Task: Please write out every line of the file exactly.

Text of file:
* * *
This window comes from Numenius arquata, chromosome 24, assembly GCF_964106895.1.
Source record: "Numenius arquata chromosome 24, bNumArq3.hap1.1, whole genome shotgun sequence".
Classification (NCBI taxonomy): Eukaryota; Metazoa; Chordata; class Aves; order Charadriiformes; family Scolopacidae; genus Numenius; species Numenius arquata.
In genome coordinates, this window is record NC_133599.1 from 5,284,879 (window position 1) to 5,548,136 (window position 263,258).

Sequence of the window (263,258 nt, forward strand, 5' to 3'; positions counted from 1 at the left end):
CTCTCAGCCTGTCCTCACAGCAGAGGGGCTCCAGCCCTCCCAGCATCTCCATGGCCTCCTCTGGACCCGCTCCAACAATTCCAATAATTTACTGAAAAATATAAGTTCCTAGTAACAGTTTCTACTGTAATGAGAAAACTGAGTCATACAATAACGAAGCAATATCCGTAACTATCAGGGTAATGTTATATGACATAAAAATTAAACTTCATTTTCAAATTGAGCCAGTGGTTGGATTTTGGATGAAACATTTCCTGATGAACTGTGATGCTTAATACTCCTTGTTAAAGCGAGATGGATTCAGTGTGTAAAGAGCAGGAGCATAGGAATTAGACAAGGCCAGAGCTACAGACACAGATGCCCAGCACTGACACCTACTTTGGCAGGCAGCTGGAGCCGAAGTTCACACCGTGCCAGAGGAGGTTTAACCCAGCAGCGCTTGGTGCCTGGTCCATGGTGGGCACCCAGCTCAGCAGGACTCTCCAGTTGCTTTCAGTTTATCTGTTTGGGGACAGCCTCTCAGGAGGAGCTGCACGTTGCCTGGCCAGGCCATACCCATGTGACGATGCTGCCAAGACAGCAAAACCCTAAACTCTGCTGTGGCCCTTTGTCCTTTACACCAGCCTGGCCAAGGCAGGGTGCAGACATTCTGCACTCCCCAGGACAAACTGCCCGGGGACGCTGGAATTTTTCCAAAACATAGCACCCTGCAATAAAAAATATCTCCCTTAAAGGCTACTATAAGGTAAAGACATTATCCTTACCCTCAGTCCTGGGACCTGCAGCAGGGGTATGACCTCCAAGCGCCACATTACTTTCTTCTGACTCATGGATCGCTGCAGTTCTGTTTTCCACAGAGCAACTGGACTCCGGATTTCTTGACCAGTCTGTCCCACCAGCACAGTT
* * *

This window comes from Numenius arquata, chromosome 24, assembly GCF_964106895.1.
Source record: "Numenius arquata chromosome 24, bNumArq3.hap1.1, whole genome shotgun sequence".
Classification (NCBI taxonomy): Eukaryota; Metazoa; Chordata; class Aves; order Charadriiformes; family Scolopacidae; genus Numenius; species Numenius arquata.
In genome coordinates, this window is record NC_133599.1 from 5,284,879 (window position 1) to 5,548,136 (window position 263,258).

Sequence of the window (263,258 nt, forward strand, 5' to 3'; positions counted from 1 at the left end):
CTCTCAGCCTGTCCTCACAGCAGAGGGGCTCCAGCCCTCCCAGCATCTCCATGGCCTCCTCTGGACCCGCTCCAACAATTCCAATAATTTACTGAAAAATATAAGTTCCTAGTAACAGTTTCTACTGTAATGAGAAAACTGAGTCATACAATAACGAAGCAATATCCGTAACTATCAGGGTAATGTTATATGACATAAAAATTAAACTTCATTTTCAAATTGAGCCAGTGGTTGGATTTTGGATGAAACATTTCCTGATGAACTGTGATGCTTAATACTCCTTGTTAAAGCGAGATGGATTCAGTGTGTAAAGAGCAGGAGCATAGGAATTAGACAAGGCCAGAGCTACAGACACAGATGCCCAGCACTGACACCTACTTTGGCAGGCAGCTGGAGCCGAAGTTCACACCGTGCCAGAGGAGGTTTAACCCAGCAGCGCTTGGTGCCTGGTCCATGGTGGGCACCCAGCTCAGCAGGACTCTCCAGTTGCTTTCAGTTTATCTGTTTGGGGACAGCCTCTCAGGAGGAGCTGCACGTTGCCTGGCCAGGCCATACCCATGTGACGATGCTGCCAAGACAGCAAAACCCTAAACTCTGCTGTGGCCCTTTGTCCTTTACACCAGCCTGGCCAAGGCAGGGTGCAGACATTCTGCACTCCCCAGGACAAACTGCCCGGGGACGCTGGAATTTTTCCAAAACATAGCACCCTGCAATAAAAAATATCTCCCTTAAAGGCTACTATAAGGTAAAGACATTATCCTTACCCTCAGTCCTGGGACCTGCAGCAGGGGTATGACCTCCAAGCGCCACATTACTTTCTTCTGACTCATGGATCGCTGCAGTTCTGTTTTCCACAGAGCAACTGGACTCCGGATTTCTTGACCAGTCTGTCCCACCAGCACAGTT